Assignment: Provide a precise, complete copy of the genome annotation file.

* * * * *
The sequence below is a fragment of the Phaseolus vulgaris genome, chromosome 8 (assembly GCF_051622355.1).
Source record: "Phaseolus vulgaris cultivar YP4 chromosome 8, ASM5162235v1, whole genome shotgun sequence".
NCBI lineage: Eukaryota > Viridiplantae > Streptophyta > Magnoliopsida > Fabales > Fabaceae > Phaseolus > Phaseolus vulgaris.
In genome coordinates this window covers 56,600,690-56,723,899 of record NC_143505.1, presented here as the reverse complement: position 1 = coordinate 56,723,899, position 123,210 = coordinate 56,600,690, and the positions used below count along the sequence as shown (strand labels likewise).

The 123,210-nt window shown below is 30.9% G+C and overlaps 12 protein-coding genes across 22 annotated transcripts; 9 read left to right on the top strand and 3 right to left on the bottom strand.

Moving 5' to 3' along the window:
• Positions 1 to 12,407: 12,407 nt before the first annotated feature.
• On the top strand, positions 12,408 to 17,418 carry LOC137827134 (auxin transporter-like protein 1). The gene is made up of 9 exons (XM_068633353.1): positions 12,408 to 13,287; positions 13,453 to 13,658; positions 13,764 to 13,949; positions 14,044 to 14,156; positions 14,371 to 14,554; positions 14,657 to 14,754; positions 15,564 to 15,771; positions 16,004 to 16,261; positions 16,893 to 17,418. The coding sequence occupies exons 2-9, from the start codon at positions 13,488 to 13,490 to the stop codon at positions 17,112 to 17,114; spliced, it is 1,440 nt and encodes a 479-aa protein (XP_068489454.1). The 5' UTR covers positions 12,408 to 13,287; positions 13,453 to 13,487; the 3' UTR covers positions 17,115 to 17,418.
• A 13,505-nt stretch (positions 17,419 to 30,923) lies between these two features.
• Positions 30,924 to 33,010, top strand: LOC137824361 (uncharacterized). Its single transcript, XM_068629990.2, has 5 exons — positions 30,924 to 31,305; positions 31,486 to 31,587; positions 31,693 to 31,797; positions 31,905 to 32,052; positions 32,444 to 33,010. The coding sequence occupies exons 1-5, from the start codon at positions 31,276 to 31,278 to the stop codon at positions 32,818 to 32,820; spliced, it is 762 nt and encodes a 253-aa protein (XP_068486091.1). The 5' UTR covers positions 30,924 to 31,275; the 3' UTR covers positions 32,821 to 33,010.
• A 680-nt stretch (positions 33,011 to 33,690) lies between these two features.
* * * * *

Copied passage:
The sequence below is a fragment of the Phaseolus vulgaris genome, chromosome 8 (assembly GCF_051622355.1).
Source record: "Phaseolus vulgaris cultivar YP4 chromosome 8, ASM5162235v1, whole genome shotgun sequence".
NCBI lineage: Eukaryota > Viridiplantae > Streptophyta > Magnoliopsida > Fabales > Fabaceae > Phaseolus > Phaseolus vulgaris.
In genome coordinates this window covers 56,600,690-56,723,899 of record NC_143505.1, presented here as the reverse complement: position 1 = coordinate 56,723,899, position 123,210 = coordinate 56,600,690, and the positions used below count along the sequence as shown (strand labels likewise).

The 123,210-nt window shown below is 30.9% G+C and overlaps 12 protein-coding genes across 22 annotated transcripts; 9 read left to right on the top strand and 3 right to left on the bottom strand.

Moving 5' to 3' along the window:
• Positions 1 to 12,407: 12,407 nt before the first annotated feature.
• On the top strand, positions 12,408 to 17,418 carry LOC137827134 (auxin transporter-like protein 1). The gene is made up of 9 exons (XM_068633353.1): positions 12,408 to 13,287; positions 13,453 to 13,658; positions 13,764 to 13,949; positions 14,044 to 14,156; positions 14,371 to 14,554; positions 14,657 to 14,754; positions 15,564 to 15,771; positions 16,004 to 16,261; positions 16,893 to 17,418. The coding sequence occupies exons 2-9, from the start codon at positions 13,488 to 13,490 to the stop codon at positions 17,112 to 17,114; spliced, it is 1,440 nt and encodes a 479-aa protein (XP_068489454.1). The 5' UTR covers positions 12,408 to 13,287; positions 13,453 to 13,487; the 3' UTR covers positions 17,115 to 17,418.
• A 13,505-nt stretch (positions 17,419 to 30,923) lies between these two features.
• Positions 30,924 to 33,010, top strand: LOC137824361 (uncharacterized). Its single transcript, XM_068629990.2, has 5 exons — positions 30,924 to 31,305; positions 31,486 to 31,587; positions 31,693 to 31,797; positions 31,905 to 32,052; positions 32,444 to 33,010. The coding sequence occupies exons 1-5, from the start codon at positions 31,276 to 31,278 to the stop codon at positions 32,818 to 32,820; spliced, it is 762 nt and encodes a 253-aa protein (XP_068486091.1). The 5' UTR covers positions 30,924 to 31,275; the 3' UTR covers positions 32,821 to 33,010.
• A 680-nt stretch (positions 33,011 to 33,690) lies between these two features.